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If you search for code signing online you will get a plethora of hits regarding where to go to get your code signed with a digital cert, but no articles or documentation on when you should get your code signed or why this might be necessary. So I pose these questions:

  • What use cases exist where a developer or a development team want/need to have their code signed?
  • What types of code can/should be signed? JavaScript? Java? C++? Are there different types of codesigning for each language/platform?
  • Is the code signed as raw source or the compiled binary?

Thanks in advance.

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3 Answers 3

up vote 2 down vote accepted

I suppose theoretically any code in any language can be signed, either as the source but more commonly the compiled binary.

Main use case that comes to mind with me is with Mobile applications (Android for this instance). You have to sign the code before publishing. You also have to keep the key store file so if you make any updates to the application and want to upload it you sign it with the same key. This is because Android checks a number of things when upgrading an application the main one being that the code signing is the same for the old and new, which as long as the key store file and its password is kept secret enough, proves it came from the same source. If someone were to modify the code in some way, the signing verification would fail.

In a nutshell signing code lets the end user / machine know where the code came from. And in the case of upgrading makes it difficult/impossible to modify code and have others download it.

Apple goes nuts with code signing for iOS and I don't fully grasp all the details but you have to get the certificates (yes more than 1) from Apple and sign with them. If you want to put the app on a testing device you need yet another certificate to sign with and install it on the device, other wise you have to get it on the App Store (subject to Apple's approval) where they probably sign it with some private key for iOS devices to know its Apple approved.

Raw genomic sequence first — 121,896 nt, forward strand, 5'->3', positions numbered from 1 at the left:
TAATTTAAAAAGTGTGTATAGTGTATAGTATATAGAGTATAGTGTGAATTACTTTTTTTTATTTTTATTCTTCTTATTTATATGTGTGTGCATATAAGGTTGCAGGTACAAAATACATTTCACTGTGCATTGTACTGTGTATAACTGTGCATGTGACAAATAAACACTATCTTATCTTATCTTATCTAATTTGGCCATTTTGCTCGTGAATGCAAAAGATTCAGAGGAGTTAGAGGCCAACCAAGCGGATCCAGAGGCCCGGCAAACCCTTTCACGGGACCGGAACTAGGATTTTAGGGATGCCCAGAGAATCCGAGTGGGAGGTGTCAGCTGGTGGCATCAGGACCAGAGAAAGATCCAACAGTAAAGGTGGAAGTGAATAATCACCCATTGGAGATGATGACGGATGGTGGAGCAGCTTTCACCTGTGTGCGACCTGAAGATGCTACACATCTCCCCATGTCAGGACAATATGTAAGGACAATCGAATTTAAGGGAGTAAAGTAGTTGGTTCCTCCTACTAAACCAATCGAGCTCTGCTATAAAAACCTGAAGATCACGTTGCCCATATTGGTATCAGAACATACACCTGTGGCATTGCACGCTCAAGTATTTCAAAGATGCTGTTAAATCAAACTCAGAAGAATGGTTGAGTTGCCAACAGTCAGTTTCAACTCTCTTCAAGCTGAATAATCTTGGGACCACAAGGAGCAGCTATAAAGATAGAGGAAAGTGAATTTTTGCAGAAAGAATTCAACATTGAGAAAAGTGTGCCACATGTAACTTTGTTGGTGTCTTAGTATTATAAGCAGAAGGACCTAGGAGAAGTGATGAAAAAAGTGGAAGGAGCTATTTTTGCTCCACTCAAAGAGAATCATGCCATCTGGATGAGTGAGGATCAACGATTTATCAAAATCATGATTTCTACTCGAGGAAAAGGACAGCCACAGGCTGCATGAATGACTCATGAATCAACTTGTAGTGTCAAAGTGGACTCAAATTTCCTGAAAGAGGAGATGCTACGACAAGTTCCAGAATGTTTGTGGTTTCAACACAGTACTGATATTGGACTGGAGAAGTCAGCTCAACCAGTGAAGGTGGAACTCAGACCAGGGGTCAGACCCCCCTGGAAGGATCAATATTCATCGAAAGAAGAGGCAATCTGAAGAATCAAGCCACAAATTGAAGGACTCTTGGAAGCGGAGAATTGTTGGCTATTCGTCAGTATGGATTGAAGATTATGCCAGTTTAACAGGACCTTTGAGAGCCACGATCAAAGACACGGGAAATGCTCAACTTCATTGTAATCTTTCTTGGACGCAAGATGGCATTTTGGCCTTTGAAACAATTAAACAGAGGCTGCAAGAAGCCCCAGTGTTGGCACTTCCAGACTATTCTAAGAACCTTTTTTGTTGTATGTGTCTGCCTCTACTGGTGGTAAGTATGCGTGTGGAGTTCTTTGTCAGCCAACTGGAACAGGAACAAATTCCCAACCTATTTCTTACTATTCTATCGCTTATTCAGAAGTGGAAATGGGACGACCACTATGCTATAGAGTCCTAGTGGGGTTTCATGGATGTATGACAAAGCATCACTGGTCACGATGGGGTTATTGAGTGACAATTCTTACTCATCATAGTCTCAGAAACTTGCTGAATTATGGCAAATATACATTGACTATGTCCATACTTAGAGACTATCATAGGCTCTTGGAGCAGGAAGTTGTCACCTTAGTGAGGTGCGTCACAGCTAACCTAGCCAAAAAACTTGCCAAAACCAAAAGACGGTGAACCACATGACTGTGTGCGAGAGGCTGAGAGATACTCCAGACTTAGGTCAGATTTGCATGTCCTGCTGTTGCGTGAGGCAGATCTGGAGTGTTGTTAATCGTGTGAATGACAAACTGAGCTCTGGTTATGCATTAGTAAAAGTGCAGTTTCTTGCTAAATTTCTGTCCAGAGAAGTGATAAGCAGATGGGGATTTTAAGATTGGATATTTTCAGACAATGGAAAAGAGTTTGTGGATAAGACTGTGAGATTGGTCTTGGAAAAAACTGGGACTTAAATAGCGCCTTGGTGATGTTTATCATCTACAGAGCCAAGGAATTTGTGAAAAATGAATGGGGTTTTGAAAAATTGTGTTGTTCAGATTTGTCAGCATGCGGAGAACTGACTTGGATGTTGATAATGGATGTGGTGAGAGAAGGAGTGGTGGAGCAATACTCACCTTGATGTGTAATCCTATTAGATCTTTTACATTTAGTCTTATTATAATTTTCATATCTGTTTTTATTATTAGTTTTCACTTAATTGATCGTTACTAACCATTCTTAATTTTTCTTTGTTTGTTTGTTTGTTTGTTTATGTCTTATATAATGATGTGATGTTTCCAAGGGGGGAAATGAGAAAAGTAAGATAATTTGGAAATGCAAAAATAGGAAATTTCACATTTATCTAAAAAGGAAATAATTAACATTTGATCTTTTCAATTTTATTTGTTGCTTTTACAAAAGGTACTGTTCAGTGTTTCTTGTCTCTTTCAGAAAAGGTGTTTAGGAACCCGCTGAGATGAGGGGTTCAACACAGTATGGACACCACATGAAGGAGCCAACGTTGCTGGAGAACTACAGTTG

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Thanks @Russ (+1) - can you think of any non-mobile (and real-world) applications for code signing? I feel like code signing pre-dates the modern mobile app craze by a mile. –  IAmYourFaja Jun 21 '12 at 21:13

every time you need to ensure that code is from trusted source and no one modifies it (signing usually comes with checksum). it's very common. programming libraries, software distribution, software upgrades. when you need to patent the code you should sign it and get a trusted timestamp. when you create a bank and give access to it through internet, you send your webpages to the users via SSL = you are encrypting and signing them. and probably many many more

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What use cases exist where a developer or a development team want/need to have their code signed?

Digital signatures mean different things on different platforms. If you're writing Windows desktop software then the biggest initial benefit of signing your executables is to get rid of that nasty "Unknown Publisher" warning that Windows has been showing users since Windows XP SP2. On other platforms (Some mobile, Java, Flash, Office VBA Macros etc) signed code is required in order to elevate permissions.

You can make a Windows program self-check its own digital signature to make sure it is valid, which means the EXE hasn't changed at all since it was signed. Most use that as another layer of protection against malware and piracy.

Check out this too : http://blog.ksoftware.net/2011/07/what-is-authenticode/

What types of code can/should be signed? JavaScript? Java? C++? Are there different types of codesigning for each language/platform?

In theory it is possible to digitally sign any document but most of the time when people are talking about code signing they're talking about MS Authenticode (attaching digital signatures to any PE format file (EXE, DLL, COM, etc) or signing executables for OSX/iOS.

There are different types of signing on different platforms but most will use the same certificate.

Is the code signed as raw source or the compiled binary?

In most contexts, a binary.

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